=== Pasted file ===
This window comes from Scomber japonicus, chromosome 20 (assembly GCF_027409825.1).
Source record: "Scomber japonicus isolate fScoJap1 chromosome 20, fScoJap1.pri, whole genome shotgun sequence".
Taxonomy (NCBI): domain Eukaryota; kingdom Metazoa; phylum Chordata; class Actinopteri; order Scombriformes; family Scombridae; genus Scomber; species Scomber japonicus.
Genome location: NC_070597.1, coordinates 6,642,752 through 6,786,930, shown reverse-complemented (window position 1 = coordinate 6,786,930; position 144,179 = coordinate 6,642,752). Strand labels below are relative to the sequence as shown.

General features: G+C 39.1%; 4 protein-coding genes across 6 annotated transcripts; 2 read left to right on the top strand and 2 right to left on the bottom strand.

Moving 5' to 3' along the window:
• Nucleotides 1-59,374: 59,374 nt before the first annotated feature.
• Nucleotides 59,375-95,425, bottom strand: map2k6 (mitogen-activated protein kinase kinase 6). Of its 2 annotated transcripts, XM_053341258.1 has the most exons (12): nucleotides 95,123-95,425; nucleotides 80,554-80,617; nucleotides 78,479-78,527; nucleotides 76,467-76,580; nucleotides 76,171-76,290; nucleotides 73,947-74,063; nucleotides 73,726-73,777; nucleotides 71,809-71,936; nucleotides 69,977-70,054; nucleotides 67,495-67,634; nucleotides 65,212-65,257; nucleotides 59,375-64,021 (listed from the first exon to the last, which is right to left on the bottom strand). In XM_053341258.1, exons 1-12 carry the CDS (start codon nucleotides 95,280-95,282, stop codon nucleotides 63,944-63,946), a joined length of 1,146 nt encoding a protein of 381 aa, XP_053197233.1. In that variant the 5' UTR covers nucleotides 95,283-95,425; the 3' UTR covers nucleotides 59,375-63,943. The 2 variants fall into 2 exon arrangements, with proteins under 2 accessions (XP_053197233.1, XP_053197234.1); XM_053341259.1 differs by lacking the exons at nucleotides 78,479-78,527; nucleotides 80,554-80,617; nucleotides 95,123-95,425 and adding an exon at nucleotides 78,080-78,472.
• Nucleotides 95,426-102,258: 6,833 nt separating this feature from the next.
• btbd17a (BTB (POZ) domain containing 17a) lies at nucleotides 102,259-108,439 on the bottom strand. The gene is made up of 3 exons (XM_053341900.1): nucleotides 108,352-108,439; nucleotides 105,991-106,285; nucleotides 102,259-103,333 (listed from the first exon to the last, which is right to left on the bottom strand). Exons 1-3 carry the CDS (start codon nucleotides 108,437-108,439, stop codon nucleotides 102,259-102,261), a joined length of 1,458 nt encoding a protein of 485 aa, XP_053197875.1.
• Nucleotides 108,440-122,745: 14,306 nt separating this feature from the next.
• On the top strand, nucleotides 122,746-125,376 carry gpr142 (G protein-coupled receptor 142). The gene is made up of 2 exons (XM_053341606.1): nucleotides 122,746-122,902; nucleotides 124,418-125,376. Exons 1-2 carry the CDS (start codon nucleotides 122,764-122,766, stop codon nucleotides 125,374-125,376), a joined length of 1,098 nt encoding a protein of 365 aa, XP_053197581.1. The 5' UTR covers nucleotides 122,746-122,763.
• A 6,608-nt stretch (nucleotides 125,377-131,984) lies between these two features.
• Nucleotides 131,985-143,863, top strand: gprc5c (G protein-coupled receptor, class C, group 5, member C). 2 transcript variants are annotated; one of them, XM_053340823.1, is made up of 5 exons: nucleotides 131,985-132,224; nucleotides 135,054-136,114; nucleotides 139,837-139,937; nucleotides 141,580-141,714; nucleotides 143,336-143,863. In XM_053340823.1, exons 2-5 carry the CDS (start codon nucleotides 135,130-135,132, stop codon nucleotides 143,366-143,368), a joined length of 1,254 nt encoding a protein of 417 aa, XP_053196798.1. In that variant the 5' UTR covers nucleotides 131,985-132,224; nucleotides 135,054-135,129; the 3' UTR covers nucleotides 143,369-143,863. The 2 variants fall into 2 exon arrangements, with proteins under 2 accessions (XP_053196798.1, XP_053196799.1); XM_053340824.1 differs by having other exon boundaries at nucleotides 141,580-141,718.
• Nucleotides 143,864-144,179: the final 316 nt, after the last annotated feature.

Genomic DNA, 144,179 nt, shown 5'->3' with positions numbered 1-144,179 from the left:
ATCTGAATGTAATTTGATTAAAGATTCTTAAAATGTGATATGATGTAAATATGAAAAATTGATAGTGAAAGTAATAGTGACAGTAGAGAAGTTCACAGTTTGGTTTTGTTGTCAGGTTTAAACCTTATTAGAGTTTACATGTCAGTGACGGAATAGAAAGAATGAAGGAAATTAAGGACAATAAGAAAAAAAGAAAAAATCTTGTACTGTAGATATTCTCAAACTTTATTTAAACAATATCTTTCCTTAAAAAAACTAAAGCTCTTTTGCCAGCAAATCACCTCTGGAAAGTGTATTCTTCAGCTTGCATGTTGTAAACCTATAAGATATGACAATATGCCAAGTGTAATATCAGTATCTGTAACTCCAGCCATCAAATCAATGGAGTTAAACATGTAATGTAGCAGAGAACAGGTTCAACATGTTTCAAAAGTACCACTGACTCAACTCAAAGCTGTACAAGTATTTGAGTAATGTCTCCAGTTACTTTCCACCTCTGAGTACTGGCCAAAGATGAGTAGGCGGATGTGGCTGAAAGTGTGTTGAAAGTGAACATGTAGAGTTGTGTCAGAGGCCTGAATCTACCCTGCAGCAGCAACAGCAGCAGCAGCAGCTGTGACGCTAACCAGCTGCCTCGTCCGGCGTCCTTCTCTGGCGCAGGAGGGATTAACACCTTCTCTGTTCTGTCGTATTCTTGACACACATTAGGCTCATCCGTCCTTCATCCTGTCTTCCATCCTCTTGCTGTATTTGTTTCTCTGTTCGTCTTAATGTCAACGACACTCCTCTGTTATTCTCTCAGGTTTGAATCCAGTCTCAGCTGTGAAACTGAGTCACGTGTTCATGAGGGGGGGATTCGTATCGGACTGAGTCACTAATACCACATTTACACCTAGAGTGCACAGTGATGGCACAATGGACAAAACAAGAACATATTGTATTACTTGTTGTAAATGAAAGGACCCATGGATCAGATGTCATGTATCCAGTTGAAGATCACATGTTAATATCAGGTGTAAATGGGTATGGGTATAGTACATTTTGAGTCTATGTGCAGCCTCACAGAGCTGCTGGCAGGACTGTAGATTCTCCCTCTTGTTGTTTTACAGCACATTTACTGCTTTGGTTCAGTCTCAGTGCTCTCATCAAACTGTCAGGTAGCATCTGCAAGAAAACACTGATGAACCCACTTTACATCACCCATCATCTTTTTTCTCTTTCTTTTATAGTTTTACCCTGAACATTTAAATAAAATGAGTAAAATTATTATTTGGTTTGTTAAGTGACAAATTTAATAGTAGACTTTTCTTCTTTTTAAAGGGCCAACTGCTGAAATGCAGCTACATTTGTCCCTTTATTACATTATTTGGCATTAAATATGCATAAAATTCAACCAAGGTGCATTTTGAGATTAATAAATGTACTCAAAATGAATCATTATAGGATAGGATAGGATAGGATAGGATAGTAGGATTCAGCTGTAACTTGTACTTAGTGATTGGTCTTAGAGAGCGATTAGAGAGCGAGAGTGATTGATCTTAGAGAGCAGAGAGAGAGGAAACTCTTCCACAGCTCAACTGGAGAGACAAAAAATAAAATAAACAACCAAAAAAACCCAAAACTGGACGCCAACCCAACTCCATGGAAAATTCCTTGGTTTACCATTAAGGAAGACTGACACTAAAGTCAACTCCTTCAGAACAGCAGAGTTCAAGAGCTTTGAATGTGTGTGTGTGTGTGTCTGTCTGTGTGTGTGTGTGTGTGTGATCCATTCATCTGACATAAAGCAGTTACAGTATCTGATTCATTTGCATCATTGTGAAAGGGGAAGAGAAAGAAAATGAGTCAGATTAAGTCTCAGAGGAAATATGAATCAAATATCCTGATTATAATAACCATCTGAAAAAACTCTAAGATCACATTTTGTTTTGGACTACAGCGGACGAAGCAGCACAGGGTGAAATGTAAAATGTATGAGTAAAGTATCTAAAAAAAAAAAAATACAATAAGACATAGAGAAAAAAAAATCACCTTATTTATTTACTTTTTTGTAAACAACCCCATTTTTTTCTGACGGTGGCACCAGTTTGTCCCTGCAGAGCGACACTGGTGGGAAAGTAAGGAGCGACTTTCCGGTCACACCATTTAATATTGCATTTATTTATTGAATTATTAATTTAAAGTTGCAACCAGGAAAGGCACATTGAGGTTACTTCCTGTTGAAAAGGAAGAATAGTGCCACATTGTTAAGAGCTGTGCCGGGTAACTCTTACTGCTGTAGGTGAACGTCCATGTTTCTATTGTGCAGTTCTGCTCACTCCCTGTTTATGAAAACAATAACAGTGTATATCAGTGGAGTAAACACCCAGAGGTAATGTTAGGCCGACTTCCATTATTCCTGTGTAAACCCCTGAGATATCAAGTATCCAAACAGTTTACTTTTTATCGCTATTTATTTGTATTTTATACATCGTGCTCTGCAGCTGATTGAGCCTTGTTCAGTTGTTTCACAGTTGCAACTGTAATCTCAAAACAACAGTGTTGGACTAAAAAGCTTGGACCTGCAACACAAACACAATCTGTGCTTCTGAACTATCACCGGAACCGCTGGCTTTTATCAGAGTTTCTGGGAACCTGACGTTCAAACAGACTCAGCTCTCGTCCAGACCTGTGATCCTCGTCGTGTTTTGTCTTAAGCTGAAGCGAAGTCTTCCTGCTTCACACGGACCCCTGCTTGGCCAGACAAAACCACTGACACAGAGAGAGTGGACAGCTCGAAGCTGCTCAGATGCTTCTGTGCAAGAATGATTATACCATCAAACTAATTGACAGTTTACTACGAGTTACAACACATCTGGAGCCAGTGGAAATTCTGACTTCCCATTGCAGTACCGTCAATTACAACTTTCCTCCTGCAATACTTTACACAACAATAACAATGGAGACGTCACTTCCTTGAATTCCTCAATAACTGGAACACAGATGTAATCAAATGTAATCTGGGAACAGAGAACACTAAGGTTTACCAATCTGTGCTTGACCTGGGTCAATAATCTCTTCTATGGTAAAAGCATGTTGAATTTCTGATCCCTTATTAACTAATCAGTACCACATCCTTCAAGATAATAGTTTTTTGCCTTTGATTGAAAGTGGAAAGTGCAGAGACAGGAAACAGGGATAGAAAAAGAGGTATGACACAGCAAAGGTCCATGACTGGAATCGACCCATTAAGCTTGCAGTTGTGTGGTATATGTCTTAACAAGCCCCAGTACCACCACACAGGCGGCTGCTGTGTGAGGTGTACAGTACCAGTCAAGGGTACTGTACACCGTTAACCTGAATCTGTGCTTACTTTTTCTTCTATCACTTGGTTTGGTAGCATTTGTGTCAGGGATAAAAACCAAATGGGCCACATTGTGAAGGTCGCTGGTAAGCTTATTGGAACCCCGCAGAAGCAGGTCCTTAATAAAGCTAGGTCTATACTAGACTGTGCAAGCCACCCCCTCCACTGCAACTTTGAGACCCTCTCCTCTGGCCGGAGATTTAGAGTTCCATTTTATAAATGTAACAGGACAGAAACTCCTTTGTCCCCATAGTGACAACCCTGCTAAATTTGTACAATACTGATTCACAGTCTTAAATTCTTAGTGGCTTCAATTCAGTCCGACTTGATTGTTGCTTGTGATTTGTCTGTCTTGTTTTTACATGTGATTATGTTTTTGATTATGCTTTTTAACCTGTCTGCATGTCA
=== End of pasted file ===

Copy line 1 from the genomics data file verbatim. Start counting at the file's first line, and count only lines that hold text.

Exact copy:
This window comes from Scomber japonicus, chromosome 20 (assembly GCF_027409825.1).